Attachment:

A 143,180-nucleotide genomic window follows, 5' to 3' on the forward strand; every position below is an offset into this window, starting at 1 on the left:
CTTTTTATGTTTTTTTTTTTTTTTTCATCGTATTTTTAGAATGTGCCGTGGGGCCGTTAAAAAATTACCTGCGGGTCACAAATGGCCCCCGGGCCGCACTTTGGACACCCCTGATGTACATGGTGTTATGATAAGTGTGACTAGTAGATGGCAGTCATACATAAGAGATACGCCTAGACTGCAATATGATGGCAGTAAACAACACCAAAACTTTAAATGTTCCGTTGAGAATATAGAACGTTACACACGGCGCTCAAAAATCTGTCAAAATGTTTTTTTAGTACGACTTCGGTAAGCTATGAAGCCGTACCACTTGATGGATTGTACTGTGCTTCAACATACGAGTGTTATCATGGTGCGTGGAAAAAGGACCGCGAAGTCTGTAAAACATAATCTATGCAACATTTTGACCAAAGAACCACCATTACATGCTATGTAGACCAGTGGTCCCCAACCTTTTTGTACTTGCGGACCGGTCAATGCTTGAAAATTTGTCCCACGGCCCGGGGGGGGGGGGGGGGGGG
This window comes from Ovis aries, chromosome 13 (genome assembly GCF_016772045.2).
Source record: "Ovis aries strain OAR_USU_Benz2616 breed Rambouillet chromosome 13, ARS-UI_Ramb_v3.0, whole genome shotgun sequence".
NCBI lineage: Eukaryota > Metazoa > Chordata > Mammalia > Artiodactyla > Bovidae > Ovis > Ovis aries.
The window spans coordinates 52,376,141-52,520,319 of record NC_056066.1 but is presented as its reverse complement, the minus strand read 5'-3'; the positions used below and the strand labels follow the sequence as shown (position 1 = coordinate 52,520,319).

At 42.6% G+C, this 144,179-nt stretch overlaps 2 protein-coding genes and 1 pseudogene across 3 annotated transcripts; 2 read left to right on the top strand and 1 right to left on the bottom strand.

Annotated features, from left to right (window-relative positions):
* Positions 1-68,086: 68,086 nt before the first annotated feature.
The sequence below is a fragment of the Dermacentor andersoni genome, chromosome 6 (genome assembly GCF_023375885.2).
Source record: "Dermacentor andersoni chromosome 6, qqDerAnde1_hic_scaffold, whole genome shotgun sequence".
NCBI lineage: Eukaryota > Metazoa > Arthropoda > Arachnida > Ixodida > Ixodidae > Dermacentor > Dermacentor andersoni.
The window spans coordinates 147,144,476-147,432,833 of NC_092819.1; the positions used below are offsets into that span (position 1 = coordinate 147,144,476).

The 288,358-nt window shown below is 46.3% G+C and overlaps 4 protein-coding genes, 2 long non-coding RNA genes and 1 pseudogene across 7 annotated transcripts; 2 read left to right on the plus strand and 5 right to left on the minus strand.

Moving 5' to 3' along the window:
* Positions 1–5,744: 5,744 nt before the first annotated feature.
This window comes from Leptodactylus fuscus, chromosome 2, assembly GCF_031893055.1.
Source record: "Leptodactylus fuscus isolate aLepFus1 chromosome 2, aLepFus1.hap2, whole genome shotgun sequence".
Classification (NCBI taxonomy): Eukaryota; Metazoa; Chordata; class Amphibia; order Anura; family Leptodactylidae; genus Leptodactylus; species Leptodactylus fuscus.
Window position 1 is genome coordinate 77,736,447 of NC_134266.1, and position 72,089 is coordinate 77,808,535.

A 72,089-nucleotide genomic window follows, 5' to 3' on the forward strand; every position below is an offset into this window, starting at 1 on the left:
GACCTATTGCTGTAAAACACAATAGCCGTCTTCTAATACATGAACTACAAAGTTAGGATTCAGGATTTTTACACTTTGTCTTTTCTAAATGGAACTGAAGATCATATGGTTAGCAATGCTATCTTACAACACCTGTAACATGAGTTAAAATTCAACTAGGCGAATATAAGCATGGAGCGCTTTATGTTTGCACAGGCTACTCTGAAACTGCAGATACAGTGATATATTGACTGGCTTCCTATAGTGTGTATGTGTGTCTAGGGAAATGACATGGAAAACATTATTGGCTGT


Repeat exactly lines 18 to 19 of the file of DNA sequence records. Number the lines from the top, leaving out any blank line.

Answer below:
Source record: "Leptodactylus fuscus isolate aLepFus1 chromosome 2, aLepFus1.hap2, whole genome shotgun sequence".
Classification (NCBI taxonomy): Eukaryota; Metazoa; Chordata; class Amphibia; order Anura; family Leptodactylidae; genus Leptodactylus; species Leptodactylus fuscus.